San Pedro Community to Receive Alternative Water Supplier
SAN PEDRO – Residents in the small community of San Pedro are finally getting the big changes they have been pushing for following years of struggle with their water service.
Many tell CHANNEL 5 NEWS the water from their faucets is either yellow or brown in color, smells bad and can’t be used to drink or bathe.
Yadira Lopez is finally looking forward to opening the faucet at home. For years, she pushed for a fix.
“We deserve it. After such a long time, we finally – like I said, we are very happy,” said Lopez.
She and her neighbors at Gem Estates, off Highway 281 in San Pedro, have been struggling with the water at their homes.
Lopez had shown CHANNEL 5 NEWS pictures of what she says often happens and she claims it’s not just the water’s appearance that’s caused them issues.
“Economically, well we’ve had health issues and having to replace appliances and granite counter tops, toiletries, stuff like that that’s gotten ruined,” she said.
Lopez is a customer with Military Highway Water Supply Corporation. She says she's asked the corporation for years to fix the problem until now.
The general manager for the corporation, Ramon Rosales, tells us they paid $10,000 to put in the necessary infrastructure to connect to Brownsville’s water supply.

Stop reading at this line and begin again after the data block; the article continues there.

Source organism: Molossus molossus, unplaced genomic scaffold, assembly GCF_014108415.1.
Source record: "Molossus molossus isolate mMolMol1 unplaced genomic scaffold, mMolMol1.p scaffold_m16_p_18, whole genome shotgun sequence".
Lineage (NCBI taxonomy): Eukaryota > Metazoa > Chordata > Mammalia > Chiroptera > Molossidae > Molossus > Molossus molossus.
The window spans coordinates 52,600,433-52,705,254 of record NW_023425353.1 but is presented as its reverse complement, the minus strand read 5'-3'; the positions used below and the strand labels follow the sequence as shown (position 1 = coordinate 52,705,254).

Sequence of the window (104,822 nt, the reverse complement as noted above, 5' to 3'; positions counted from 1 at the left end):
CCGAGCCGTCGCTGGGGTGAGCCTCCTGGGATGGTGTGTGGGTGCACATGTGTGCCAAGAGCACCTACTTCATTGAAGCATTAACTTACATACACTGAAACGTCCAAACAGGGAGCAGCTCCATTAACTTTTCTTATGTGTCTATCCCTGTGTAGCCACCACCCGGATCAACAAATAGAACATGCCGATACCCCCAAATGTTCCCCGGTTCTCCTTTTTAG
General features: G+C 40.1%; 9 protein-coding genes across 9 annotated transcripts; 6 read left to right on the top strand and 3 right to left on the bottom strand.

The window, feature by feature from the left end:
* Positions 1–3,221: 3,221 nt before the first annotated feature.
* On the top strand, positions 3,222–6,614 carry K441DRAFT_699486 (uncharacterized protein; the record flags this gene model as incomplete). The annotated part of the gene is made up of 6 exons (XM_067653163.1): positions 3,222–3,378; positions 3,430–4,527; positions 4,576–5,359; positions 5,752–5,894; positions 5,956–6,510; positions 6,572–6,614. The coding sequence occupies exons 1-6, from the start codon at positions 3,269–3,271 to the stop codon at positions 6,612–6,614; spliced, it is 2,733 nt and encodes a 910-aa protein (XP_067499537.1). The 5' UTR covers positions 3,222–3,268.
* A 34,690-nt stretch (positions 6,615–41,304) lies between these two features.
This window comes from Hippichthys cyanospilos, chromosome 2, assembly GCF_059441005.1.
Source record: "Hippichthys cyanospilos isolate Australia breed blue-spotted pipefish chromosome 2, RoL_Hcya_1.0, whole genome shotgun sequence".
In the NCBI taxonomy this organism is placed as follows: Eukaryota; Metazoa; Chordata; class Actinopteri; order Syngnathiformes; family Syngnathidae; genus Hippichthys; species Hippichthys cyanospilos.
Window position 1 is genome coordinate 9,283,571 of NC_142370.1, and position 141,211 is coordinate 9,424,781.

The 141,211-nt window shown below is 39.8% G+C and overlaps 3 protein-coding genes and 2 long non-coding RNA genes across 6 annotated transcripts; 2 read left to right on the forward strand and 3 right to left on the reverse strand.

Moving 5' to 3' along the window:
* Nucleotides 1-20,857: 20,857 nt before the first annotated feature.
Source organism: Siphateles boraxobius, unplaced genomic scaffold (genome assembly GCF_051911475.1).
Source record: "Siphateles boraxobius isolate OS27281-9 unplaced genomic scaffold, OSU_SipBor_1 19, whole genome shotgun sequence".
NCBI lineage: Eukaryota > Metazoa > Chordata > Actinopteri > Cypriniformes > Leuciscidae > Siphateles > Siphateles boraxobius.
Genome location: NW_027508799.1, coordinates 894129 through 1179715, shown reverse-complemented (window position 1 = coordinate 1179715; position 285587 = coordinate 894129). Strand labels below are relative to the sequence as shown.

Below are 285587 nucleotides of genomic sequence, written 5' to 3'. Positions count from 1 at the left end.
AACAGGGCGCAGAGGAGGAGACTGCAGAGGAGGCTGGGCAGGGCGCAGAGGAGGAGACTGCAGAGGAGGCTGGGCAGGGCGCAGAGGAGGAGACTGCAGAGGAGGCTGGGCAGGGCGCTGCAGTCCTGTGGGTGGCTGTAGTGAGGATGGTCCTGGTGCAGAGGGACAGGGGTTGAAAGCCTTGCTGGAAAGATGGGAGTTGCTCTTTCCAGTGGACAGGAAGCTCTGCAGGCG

The corporation will buy water from the Brownsville Public Utilities Board to provide to more than 400 customers in the area.
“Our water is good. It meets the state standards. It’s just going to be a different situation. Now, the water is going to taste completely different because it’s a different type of water, it’s surface water versus groundwater,” said Rosales.
Cameron County Precinct 2 Commissioner Alex Dominguez tells us sediment was building up in the water pipes and overtime was contributing to the water discoloration.
Rosales tells us things like pipe ruptures due to weather or construction only aggravated the situation more, resulting in the water being funneled to customers’ homes often.
“There was a lot of skepticism by the people of San Pedro, wondering if this was actually going to be a solution because they've been hearing many offers of a fix for years to come and it wasn't coming. Given the water crisis in Flint, Michigan, they thought, well this is our Flint, Michigan,” said Dominguez.
As pastor of the Templo Monte de Olivos in San Pedro, Mely Mares says she heard plenty of the complaints. She, herself, had yellow water issues at home.
“I have a four-month-old granddaughter and we only use bottled water to bathe her. We do not use the water from the faucet to bathe the baby,” said Mares.
She says the change of water service shows what can be accomplished when a community sticks together to demand basic needs.
Although this is considered a temporary solution, San Pedro customers could be supplied by BPUB for several years.
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